Updated Oct 5, 2023 - Politics & Policy

Trump taunts Biden on border wall reversal amid immigration surge

Contractors weld closed a hole in a fence used by migrants to climb though the border wall along the US-Mexico border in El Paso, Texas on May 1

Contractors weld closed a hole in a fence in the border wall in El Paso, Texas on May 11. Photo: Patrick T. Fallon/AFP via Getty Images

In a major reversal, the Biden administration on Wednesday cleared the way for new border wall construction in Texas to slow immigration.

Why it matters: The plan conflicts with Biden's promise that his administration would not build "another foot" of the wall that former President Trump erected along the U.S.-Mexico border.

  • One of Biden's first executive actions halted construction of the wall. The White House said at the time that building the barrier was "not a serious policy solution."

The latest: Biden told reporters Thursday that Congress had appropriated the funding for the border wall and the administration was required by law to use it for that purpose, per a White House pool report.

  • "I tried to get them to reappropriate, to redirect that money. They didn't. They wouldn't," he said.

Between the lines: Biden has previously disavowed former President Trump's immigration policies. But under pressure from Republicans and members of his own party, his administration has adopted tougher measures.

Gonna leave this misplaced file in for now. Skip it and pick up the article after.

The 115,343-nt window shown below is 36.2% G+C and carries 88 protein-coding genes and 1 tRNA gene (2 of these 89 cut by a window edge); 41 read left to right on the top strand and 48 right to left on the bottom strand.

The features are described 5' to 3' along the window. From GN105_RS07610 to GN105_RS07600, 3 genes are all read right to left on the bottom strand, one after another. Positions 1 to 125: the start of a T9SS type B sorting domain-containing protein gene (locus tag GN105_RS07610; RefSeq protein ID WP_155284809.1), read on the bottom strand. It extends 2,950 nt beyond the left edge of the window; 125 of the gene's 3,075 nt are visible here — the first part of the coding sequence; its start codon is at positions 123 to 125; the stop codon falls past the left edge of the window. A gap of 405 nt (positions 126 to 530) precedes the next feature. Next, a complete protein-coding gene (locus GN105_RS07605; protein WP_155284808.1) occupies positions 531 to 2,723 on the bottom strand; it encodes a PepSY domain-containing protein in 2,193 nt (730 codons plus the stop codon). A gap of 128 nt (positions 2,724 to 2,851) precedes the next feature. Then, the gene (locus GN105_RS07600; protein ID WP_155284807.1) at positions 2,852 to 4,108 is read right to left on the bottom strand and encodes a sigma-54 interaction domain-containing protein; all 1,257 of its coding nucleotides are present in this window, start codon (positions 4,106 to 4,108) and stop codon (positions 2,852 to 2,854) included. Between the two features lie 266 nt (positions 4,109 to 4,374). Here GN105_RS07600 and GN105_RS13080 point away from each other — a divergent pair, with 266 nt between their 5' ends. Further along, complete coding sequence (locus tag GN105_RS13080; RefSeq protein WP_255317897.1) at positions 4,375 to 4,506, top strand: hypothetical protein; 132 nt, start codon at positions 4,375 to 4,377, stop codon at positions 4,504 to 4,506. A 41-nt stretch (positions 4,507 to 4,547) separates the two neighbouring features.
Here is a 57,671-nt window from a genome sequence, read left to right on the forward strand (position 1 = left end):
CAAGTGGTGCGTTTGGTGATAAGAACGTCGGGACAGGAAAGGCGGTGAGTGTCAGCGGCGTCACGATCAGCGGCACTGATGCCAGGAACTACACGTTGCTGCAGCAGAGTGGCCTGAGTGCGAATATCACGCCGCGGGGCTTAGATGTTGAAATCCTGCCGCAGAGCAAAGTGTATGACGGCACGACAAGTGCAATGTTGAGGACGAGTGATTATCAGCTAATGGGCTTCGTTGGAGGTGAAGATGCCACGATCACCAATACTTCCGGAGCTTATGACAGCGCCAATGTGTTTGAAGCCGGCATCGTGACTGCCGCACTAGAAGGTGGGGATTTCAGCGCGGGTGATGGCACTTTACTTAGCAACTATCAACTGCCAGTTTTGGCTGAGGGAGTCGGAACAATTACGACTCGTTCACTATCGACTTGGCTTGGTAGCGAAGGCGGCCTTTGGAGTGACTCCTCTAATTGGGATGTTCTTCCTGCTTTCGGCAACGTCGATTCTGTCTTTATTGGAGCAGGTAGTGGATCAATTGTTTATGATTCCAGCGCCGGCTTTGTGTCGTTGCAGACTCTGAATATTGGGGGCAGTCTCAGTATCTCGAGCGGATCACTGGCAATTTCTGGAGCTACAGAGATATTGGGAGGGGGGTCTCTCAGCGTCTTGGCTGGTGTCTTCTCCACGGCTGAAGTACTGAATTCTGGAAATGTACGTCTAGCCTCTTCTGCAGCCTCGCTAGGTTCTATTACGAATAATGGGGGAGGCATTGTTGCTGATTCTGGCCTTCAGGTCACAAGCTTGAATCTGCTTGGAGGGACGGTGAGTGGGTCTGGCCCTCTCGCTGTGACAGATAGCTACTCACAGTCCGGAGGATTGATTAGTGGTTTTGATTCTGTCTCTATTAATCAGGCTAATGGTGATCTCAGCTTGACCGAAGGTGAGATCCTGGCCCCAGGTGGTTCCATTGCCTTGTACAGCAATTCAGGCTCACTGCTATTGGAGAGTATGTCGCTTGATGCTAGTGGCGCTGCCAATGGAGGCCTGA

• Trump posted on Truth Social earlier Thursday that Biden's decision proved "that I was right" in building a border wall.
  • "I will await his apology!" Trump wrote.

Driving the news: The Department of Homeland Security (DHS) said it would waive 26 laws — including the Clean Air Act and the Endangered Species Act — to allow for new border wall construction, according to a notice on the Federal Registry.

  • "There is presently an acute and immediate need to construct physical barriers and roads in the vicinity of the border of the United States in order to prevent unlawful entries into the United States in the project areas," Homeland Security Secretary Alejandro Mayorkas stated in the announcement.
  • The new 17-mile barrier will rise in Starr County, Texas.
  • A U.S. Customs and Border Protection spokesperson said Thursday that the project Mayorkas issued the waiver for was first announced in June.
  • "This is not a policy decision ... The Administration repeatedly called on Congress to cancel or reappropriate remaining border barrier funding and instead fund smarter border security measures," a DHS spokesperson said in a separate statement.

The big picture: The Biden administration's decision coincides with a surge in immigration at the southern border.

  • The notice stated that there have been 245,000 illegal border crossings in the Rio Grande Valley area in the 2023 fiscal year.
  • Government data from September showed that illegal crossings of the U.S.-Mexico border by migrant families had reached a record high.

Worth noting: Environmental groups criticized the decision.

  • Laiken Jordahl, Southwest conservation advocate at the Center for Biological Diversity, called the move "disheartening."
  • "Starr County is home to some of the most spectacular and biologically important habitat left in Texas and now bulldozers are preparing to rip right through it," Jordahl said. "This is a horrific step backwards for the borderlands."
  • The CBP spokesperson added that the agency "committed to protecting the nation's cultural and natural resources and will implement sound environmental practices as part of the project covered by this waiver."

Editor's note: This story was updated with comments from President Biden, former President Trump, a DHS spokesperson and a Customs and Border Protection spokesperson.

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